SAN FRANCISCO – Apple Computer Inc. (AAPL) shares fell 4 percent after a Needham & Co. analyst lowered his investment rating on the stock to "hold," saying much of the potential upside to the company's business is reflected in the current stock price.
"For valuation reasons, we're downgrading Apple from Buy to Hold," analyst Charles Wolf wrote in a note to clients. "With the stock now trading close to" $70, he wrote, "we believe that most of the upside is now captured in Apple's current share price."
Apple shares, which have more than tripled in value this year, fell $2.63, or 4 percent, to $62.58 on Nasdaq. The stock is down 8.4 percent from Nov. 29's $68.44, the shares' highest level since March 2000.
Much of the spectacular rise in Apple's stock price this year has been due to the success of the company's iPod (search) digital music player, which debuted in October 2001. Since then, Apple has sold more than 6 million of the devices.
In the company's most recent quarter, Apple sold more than 2 million iPods and said that results for its current quarter would top Wall Street estimates. The company is now selling more iPod and iPod mini players than it is its signature Macintosh computers.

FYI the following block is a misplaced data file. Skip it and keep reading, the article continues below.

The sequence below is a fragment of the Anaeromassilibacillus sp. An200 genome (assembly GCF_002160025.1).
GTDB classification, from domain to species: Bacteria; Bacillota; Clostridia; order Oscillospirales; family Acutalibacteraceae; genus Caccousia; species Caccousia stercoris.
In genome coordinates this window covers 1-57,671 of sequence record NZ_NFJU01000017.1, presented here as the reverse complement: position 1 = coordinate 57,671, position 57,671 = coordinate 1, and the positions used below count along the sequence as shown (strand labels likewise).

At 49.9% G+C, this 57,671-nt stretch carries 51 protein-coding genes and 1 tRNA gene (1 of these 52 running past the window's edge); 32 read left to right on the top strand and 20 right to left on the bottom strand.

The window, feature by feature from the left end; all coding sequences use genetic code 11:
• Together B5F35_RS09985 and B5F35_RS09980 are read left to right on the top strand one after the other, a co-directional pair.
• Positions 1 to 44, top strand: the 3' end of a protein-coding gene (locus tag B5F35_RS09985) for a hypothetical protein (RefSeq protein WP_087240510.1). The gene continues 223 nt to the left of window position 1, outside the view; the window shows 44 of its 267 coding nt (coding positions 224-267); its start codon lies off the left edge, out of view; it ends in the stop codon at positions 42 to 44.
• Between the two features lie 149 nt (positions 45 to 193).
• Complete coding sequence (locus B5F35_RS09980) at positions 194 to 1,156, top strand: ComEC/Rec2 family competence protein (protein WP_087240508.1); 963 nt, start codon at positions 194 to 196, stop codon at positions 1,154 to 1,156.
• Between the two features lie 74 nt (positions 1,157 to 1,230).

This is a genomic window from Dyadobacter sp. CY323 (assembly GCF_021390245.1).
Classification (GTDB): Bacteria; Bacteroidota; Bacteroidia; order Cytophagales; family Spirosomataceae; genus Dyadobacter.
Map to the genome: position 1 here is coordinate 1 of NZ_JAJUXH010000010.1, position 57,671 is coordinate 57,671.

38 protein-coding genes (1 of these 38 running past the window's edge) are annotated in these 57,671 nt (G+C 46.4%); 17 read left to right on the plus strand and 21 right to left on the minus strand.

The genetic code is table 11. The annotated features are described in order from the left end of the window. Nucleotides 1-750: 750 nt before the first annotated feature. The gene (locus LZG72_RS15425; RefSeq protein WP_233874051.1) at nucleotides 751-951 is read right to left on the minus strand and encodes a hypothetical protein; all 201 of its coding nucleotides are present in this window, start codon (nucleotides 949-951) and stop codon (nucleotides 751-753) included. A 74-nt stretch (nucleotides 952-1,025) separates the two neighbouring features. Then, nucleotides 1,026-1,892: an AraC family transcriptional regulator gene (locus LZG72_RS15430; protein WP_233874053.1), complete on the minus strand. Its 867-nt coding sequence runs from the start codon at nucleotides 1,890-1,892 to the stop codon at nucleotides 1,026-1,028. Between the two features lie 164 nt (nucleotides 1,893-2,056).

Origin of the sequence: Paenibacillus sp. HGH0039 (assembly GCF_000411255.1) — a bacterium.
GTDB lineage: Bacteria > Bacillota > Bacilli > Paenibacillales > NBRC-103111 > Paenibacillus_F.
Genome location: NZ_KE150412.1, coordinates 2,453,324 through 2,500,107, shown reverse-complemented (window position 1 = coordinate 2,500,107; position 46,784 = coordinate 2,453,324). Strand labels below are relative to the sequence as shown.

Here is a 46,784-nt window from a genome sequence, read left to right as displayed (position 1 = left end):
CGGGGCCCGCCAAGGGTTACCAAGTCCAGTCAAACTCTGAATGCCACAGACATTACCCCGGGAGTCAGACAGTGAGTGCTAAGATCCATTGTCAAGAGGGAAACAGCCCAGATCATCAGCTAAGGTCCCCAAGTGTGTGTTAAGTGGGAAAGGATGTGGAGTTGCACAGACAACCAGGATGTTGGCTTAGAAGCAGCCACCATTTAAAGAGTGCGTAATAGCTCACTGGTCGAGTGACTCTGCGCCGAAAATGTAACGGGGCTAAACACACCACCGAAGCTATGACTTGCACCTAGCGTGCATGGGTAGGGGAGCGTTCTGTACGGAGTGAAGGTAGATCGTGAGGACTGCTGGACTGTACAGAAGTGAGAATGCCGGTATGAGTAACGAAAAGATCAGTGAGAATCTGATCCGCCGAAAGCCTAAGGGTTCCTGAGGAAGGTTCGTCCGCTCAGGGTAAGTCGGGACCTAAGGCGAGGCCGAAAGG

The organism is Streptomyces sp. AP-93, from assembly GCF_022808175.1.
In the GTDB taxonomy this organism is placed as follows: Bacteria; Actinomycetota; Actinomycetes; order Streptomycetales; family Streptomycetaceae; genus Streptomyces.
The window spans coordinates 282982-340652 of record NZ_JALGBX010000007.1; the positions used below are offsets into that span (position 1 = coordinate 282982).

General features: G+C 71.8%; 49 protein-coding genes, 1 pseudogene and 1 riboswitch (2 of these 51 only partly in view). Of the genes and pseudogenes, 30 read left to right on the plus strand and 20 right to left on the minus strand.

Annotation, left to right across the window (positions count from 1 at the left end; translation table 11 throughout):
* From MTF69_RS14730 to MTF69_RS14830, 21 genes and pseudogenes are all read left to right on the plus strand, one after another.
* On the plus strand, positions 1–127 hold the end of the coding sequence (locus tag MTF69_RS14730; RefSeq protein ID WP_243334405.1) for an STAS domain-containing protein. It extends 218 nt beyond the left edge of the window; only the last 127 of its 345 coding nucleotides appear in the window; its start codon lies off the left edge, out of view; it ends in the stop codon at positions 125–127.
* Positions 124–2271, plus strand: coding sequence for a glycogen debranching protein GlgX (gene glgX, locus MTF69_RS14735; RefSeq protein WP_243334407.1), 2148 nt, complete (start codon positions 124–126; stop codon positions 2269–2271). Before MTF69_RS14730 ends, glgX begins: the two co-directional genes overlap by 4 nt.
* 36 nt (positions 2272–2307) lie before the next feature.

In Apple's most recently reported quarter, iPod sales accounted for 23 percent of Cupertino, Calif.-based Apple's total revenue of $2.35 billion.
"It was the iPod, the diminutive hard drive portable music player, which began Apple's metamorphosis from a personal computer company to one targeting the much larger digital entertainment market," Wolf wrote in the note.
Apple co-founder, Chairman and Chief Executive Steve Jobs (search) had staked the company's future as being at the center of the "digital lifestyle," which has grown to include digital photography, music, home movies and the like.
"With all of the possible contributors to Apple's share price factored in — the iPod, a possible flash-based iPod and the widely discussed halo effect — our valuation model produces a fair price of $70 per share," Wolf wrote.
Apple executives have said that the "halo effect" — of consumers switching from Windows PCs to a Macintosh after buying an iPod — has had a favorable impact on sales. Apple rumor Web sites have in recent weeks discussed the likely introduction of a flash-based iPod at the company's Macworld convention in January.
Digital music players using flash memory chips are smaller than hard-drive devices and are typically cheaper but store fewer songs.
At current levels, Apple shares are trading at about 46 times its forecast earnings per share of $1.36 for its fiscal year ending September 2004, according to Reuters Estimates.
By comparison, shares of No. 1 PC maker Dell Inc., another richly valued technology stock, currently trade at about 27 times its forecast earnings per share of $1.56 for its fiscal year ending January 2006.
"After rising over three-fold since we upgraded Apple in June 2003, we now believe that most, if not all, of the company's future upside is captured in its current share price," Wolf concluded in his note.